Open Access
Issue
A&A
Volume 667, November 2022
Article Number A151
Number of page(s) 18
Section Interstellar and circumstellar matter
DOI https://doi.org/10.1051/0004-6361/202244631
Published online 22 November 2022

© L. Colzi et al. 2022

Licence Creative CommonsOpen Access article, published by EDP Sciences, under the terms of the Creative Commons Attribution License (https://creativecommons.org/licenses/by/4.0), which permits unrestricted use, distribution, and reproduction in any medium, provided the original work is properly cited.

This article is published in open access under the Subscribe-to-Open model. Subscribe to A&A to support open access publication.

1 Introduction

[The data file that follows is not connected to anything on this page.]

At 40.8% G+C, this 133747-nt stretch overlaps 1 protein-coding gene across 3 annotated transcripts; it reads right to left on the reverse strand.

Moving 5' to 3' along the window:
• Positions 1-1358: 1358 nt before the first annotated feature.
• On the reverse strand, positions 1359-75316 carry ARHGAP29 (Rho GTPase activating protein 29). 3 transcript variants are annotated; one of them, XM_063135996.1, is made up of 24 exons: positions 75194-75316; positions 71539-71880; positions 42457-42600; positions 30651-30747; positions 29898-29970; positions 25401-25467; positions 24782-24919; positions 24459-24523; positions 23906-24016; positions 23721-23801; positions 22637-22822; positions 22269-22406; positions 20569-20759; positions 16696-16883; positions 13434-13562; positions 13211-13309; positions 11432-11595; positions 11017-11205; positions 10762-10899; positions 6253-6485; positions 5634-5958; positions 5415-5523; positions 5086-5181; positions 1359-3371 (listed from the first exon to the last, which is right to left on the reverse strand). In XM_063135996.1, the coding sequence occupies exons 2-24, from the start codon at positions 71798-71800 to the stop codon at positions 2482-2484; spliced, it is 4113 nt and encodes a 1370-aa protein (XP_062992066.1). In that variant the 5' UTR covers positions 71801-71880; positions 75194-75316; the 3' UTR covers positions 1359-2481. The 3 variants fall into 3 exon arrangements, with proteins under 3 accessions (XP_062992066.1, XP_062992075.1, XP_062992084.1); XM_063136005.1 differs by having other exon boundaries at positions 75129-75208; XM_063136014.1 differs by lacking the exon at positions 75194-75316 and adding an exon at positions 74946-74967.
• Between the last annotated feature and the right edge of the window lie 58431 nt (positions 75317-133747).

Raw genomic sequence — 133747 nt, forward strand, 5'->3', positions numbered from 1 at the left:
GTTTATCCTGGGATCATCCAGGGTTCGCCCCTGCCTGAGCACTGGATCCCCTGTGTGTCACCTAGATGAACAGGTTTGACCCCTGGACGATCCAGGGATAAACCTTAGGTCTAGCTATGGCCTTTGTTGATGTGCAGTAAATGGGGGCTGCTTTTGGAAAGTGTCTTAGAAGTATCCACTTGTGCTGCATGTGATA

Isotopic abundance ratios of carbon, nitrogen, and oxygen (CNO elements) are commonly used to trace the chemical history from molecular clouds to planetary systems (e.g. Caselli & Ceccarelli 2012), as well as chemical enrichment and nucleosynthesis processes in galaxies (e.g. Romano et al. 2017). Nitrogen is the fifth most abundant element in the universe, and its isotopic ratio (14N/15N) is found to be 441 ± 6 for the proto-solar nebula in which our Sun was born (Marty et al. 2010). This value is higher than those measured in pristine Solar System material, such as comets (144 ± 3; Hily-Blant et al. 2017), and in carbonaceous chondrites of meteorites (44-264; van Kooten et al. 2017). Thus, there was an enrichment of 15N during the formation of the Solar System, the causes of which are still unknown. Observations of different molecular clouds and star-forming regions show a spread in the 14N/15N ratios depending on the physical conditions and/or molecular species. 14N/15N ratios of ~ 150–800 have been found towards low-mass pre-stellar cores and protostellar objects, infrared dark clouds (IRDCs), and high-mass star-forming regions (e.g. Daniel et al. 2013; Hily-Blant et al. 2013a,b; Wampfler et al. 2014; Zeng et al. 2017; Colzi et al. 2018a,b). Moreover, Guzmán et al. (2017) find an HCN/HC15N ratio of 80–160 towards a sample of protoplanetary discs, similar to the value found in comets. Finally, 14N/15N ratios from N2H+ towards pre-stellar cores and some massive star-forming regions behave completely differently and are higher than 800 (e.g. Fontani et al. 2015; Redaelli et al. 2018).